History of the Hockey Puck

At first hockey games were played with regular balls. Later, hockey pucks were created that were square. The first types of pucks were crafted from a ball top cut out from a hurly ball. By 1860, hockey pucks were created out of wood materials. In the late 1880s, vulcanized rubber was created and hockey pucks were made from this tougher material. The National Hockey League implemented regulations regarding the weight and size of pucks; today the puck has to be made of vulcanized rubber and it has to weigh 5.5 to 6 ounces. It cannot exceed an inch in thickness and it cannot be more than three inches wide.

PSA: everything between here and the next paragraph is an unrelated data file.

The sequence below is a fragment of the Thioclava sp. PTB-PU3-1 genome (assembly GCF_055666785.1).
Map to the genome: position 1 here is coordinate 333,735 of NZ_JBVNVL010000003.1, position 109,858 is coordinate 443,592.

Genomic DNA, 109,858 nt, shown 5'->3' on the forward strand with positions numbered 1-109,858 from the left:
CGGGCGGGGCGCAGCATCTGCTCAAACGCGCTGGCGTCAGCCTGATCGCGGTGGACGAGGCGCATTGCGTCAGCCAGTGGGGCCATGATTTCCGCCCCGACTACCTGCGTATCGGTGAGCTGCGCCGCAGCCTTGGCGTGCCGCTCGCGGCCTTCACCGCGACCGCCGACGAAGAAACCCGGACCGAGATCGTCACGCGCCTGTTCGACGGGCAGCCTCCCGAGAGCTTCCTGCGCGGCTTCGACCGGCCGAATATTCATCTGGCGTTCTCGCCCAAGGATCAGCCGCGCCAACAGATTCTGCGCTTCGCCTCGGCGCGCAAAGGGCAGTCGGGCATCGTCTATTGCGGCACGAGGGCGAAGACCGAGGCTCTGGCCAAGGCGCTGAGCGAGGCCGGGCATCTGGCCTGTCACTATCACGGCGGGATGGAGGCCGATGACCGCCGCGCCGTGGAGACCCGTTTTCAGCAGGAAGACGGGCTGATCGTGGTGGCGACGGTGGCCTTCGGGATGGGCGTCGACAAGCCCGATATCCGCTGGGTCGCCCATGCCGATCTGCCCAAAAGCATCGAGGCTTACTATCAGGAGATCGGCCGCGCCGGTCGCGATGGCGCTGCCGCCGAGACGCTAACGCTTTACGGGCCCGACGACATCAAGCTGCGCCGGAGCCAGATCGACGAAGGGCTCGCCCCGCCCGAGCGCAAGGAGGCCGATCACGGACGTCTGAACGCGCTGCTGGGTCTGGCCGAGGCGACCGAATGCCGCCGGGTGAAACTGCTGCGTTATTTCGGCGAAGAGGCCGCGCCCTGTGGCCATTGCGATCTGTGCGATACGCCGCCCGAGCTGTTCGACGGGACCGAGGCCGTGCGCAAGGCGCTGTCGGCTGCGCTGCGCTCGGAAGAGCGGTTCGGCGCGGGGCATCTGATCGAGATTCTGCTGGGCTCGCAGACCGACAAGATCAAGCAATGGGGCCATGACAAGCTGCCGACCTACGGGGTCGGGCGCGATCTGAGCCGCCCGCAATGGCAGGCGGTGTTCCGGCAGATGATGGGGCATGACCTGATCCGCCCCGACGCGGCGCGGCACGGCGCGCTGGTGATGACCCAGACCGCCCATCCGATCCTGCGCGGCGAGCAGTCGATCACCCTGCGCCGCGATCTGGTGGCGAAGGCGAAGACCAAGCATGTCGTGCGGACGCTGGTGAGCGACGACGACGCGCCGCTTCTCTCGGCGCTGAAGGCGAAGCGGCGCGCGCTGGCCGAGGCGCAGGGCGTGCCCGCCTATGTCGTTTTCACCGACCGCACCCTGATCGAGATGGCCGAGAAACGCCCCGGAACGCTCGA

There are special hockey pucks that are weighted for the purposes of training as heavier pucks help the player to gain wrist strength. There are also special pucks devised so that they can be used to improve upon the way a player handles the hockey stick during play. Road hockey and floor hockey games involve the use of an orange puck. Yellow pucks with fluorescent properties are used during street hockey games. On nonice surface areas, pucks containing ball bearings are used. Pucks can travel at speeds up to 120 miles per hour and there have been some deaths caused by hockey pucks in the past. There have been three deaths related to hockey pucks since the late 1970s.

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